The total contents held by a leaky container? :)

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Re: Question about Balloon Universe model

Postby eSOANEM » Fri Jun 01, 2012 6:53 am UTC

Well, the pressure depends on the depth rather than the volume and the flow rate will depend on pressure so you'll get an integral of depth*dt.
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Re: Question about Balloon Universe model

Postby Soralin » Fri Jun 01, 2012 10:13 am UTC

eSOANEM wrote:Well, the pressure depends on the depth rather than the volume and the flow rate will depend on pressure so you'll get an integral of depth*dt.

Well I was going for something like the total 4-dimensional hypervolume held by the container, from the start point, to the point that it's empty, in Liter*Minutes or something. :) Still not sure what that would be useful for though.

You could sell storage space by the m3day. Which I suppose people do, although measuring it like that might not be very useful, you can't store up m3day and make use of them later, and having a small amount of storage for a long time won't allow you to store something really big for a short period of time, as much as the numbers might seem to match up.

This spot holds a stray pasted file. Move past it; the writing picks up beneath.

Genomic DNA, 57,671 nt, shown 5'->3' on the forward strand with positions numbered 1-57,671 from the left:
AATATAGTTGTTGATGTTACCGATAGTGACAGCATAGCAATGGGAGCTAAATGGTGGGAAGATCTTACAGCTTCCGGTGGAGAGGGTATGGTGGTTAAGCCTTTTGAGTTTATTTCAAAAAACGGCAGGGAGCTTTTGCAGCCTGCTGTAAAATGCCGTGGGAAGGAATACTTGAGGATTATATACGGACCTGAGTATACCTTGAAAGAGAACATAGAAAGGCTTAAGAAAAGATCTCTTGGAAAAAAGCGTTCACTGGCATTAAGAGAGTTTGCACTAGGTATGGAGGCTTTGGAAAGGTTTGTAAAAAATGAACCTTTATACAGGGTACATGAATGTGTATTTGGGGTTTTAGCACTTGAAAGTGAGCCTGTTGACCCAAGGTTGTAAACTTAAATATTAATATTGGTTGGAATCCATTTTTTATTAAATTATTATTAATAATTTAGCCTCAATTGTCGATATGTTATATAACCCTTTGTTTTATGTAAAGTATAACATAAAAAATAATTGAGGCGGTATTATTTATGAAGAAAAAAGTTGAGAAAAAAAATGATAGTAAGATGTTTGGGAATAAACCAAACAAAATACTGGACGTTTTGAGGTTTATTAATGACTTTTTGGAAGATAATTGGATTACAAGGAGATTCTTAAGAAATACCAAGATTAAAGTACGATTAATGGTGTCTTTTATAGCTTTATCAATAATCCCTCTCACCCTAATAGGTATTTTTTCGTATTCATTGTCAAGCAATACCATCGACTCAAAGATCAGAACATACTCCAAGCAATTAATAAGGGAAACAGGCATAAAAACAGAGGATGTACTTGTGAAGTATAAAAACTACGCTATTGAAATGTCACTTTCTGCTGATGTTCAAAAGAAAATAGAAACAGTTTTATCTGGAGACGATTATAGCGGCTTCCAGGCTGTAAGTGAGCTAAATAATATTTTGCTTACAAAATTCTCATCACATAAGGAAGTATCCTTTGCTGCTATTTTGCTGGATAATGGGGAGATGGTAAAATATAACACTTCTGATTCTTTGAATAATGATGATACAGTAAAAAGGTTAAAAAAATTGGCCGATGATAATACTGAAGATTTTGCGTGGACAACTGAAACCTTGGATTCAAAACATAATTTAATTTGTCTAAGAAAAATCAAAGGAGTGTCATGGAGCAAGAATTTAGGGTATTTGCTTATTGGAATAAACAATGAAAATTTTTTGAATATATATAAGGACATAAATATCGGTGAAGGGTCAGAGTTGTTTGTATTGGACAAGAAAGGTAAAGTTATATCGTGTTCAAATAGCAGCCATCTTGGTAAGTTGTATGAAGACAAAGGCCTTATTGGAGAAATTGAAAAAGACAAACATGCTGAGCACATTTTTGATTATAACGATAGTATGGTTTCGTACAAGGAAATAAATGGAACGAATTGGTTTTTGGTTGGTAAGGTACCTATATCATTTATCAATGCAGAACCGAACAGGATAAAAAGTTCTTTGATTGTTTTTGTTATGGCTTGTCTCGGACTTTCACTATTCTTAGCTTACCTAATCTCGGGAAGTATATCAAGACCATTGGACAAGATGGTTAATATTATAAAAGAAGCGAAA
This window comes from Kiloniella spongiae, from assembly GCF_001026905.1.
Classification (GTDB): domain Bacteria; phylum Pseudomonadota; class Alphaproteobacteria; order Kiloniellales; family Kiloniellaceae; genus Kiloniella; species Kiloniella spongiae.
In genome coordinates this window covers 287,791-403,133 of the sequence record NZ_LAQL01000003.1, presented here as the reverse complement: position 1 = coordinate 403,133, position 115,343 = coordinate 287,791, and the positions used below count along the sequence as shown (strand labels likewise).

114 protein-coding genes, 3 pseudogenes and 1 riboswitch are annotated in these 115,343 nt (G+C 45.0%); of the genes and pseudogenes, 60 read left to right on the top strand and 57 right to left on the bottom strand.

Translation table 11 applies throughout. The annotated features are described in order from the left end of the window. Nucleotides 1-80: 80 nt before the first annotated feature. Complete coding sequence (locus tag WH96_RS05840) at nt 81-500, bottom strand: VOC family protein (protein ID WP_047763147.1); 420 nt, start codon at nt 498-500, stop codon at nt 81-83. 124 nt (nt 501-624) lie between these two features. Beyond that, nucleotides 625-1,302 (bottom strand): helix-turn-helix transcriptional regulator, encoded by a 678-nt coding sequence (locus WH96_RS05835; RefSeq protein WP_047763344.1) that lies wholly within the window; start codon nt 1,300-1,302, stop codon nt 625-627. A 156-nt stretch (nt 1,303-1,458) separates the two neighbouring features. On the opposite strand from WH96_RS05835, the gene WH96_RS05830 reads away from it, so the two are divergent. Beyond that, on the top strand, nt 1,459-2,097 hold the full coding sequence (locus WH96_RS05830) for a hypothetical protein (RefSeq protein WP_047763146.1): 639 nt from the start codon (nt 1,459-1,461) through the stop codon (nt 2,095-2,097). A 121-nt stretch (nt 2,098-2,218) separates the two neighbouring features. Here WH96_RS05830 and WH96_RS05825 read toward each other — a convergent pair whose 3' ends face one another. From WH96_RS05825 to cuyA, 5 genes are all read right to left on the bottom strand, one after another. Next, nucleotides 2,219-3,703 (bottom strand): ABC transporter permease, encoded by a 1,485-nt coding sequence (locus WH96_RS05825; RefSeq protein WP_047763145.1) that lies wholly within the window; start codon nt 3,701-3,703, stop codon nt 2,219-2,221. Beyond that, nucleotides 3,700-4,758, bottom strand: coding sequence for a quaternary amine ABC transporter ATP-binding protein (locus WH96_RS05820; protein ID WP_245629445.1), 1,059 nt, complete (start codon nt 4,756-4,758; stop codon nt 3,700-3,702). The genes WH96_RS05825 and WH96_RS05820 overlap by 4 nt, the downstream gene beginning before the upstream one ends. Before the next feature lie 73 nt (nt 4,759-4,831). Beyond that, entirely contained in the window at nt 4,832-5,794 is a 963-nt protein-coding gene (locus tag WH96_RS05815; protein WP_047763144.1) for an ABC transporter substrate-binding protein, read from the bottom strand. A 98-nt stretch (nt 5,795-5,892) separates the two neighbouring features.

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Re: Question about Balloon Universe model

Postby eSOANEM » Fri Jun 01, 2012 3:34 pm UTC

Soralin wrote:You could sell storage space by the m3day. Which I suppose people do,


Of course they do. Storage will be priced in £/m^3/day (or equivalent units) although I suspect given the design of storage units they'd formulate it in terms of floor area. Anyway, the point is, if this thing is a useful measure physically then there will be physical processes which use it.